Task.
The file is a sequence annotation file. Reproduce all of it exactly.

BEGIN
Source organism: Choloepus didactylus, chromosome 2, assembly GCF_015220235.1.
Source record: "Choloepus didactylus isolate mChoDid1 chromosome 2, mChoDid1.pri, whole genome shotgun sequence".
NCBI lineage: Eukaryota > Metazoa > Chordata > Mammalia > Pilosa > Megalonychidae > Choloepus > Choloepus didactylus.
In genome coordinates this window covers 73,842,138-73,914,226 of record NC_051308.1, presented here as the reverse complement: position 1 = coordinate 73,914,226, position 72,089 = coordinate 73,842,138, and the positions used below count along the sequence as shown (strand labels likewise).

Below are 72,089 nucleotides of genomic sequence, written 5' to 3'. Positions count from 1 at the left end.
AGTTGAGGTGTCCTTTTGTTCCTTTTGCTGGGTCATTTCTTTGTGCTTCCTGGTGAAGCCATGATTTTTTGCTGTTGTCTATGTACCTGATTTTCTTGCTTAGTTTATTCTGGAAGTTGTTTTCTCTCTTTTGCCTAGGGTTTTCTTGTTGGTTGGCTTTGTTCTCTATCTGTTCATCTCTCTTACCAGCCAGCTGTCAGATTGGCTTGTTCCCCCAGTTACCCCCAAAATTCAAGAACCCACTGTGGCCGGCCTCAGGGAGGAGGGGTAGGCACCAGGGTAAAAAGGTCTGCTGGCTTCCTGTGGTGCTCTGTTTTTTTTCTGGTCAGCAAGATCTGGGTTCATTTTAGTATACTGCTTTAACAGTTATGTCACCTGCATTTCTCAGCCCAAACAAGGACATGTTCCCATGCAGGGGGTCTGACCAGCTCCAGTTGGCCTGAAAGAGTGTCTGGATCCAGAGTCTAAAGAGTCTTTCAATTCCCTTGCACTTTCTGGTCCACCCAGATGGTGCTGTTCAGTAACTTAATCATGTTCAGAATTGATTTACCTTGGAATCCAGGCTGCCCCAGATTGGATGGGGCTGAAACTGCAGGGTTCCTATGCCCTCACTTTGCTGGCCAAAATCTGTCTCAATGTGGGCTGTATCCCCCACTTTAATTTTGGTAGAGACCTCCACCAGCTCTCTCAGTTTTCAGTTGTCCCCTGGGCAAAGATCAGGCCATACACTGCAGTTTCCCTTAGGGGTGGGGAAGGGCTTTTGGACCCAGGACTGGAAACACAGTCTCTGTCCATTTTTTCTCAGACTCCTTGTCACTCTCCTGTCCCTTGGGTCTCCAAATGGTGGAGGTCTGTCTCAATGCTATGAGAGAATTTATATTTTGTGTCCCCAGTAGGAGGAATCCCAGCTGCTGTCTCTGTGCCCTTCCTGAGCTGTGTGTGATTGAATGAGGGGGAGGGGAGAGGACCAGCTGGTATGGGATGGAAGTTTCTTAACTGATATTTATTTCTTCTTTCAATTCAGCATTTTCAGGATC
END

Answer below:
Source organism: Choloepus didactylus, chromosome 2, assembly GCF_015220235.1.
Source record: "Choloepus didactylus isolate mChoDid1 chromosome 2, mChoDid1.pri, whole genome shotgun sequence".
NCBI lineage: Eukaryota > Metazoa > Chordata > Mammalia > Pilosa > Megalonychidae > Choloepus > Choloepus didactylus.
In genome coordinates this window covers 73,842,138-73,914,226 of record NC_051308.1, presented here as the reverse complement: position 1 = coordinate 73,914,226, position 72,089 = coordinate 73,842,138, and the positions used below count along the sequence as shown (strand labels likewise).

Below are 72,089 nucleotides of genomic sequence, written 5' to 3'. Positions count from 1 at the left end.
AGTTGAGGTGTCCTTTTGTTCCTTTTGCTGGGTCATTTCTTTGTGCTTCCTGGTGAAGCCATGATTTTTTGCTGTTGTCTATGTACCTGATTTTCTTGCTTAGTTTATTCTGGAAGTTGTTTTCTCTCTTTTGCCTAGGGTTTTCTTGTTGGTTGGCTTTGTTCTCTATCTGTTCATCTCTCTTACCAGCCAGCTGTCAGATTGGCTTGTTCCCCCAGTTACCCCCAAAATTCAAGAACCCACTGTGGCCGGCCTCAGGGAGGAGGGGTAGGCACCAGGGTAAAAAGGTCTGCTGGCTTCCTGTGGTGCTCTGTTTTTTTTCTGGTCAGCAAGATCTGGGTTCATTTTAGTATACTGCTTTAACAGTTATGTCACCTGCATTTCTCAGCCCAAACAAGGACATGTTCCCATGCAGGGGGTCTGACCAGCTCCAGTTGGCCTGAAAGAGTGTCTGGATCCAGAGTCTAAAGAGTCTTTCAATTCCCTTGCACTTTCTGGTCCACCCAGATGGTGCTGTTCAGTAACTTAATCATGTTCAGAATTGATTTACCTTGGAATCCAGGCTGCCCCAGATTGGATGGGGCTGAAACTGCAGGGTTCCTATGCCCTCACTTTGCTGGCCAAAATCTGTCTCAATGTGGGCTGTATCCCCCACTTTAATTTTGGTAGAGACCTCCACCAGCTCTCTCAGTTTTCAGTTGTCCCCTGGGCAAAGATCAGGCCATACACTGCAGTTTCCCTTAGGGGTGGGGAAGGGCTTTTGGACCCAGGACTGGAAACACAGTCTCTGTCCATTTTTTCTCAGACTCCTTGTCACTCTCCTGTCCCTTGGGTCTCCAAATGGTGGAGGTCTGTCTCAATGCTATGAGAGAATTTATATTTTGTGTCCCCAGTAGGAGGAATCCCAGCTGCTGTCTCTGTGCCCTTCCTGAGCTGTGTGTGATTGAATGAGGGGGAGGGGAGAGGACCAGCTGGTATGGGATGGAAGTTTCTTAACTGATATTTATTTCTTCTTTCAATTCAGCATTTTCAGGATC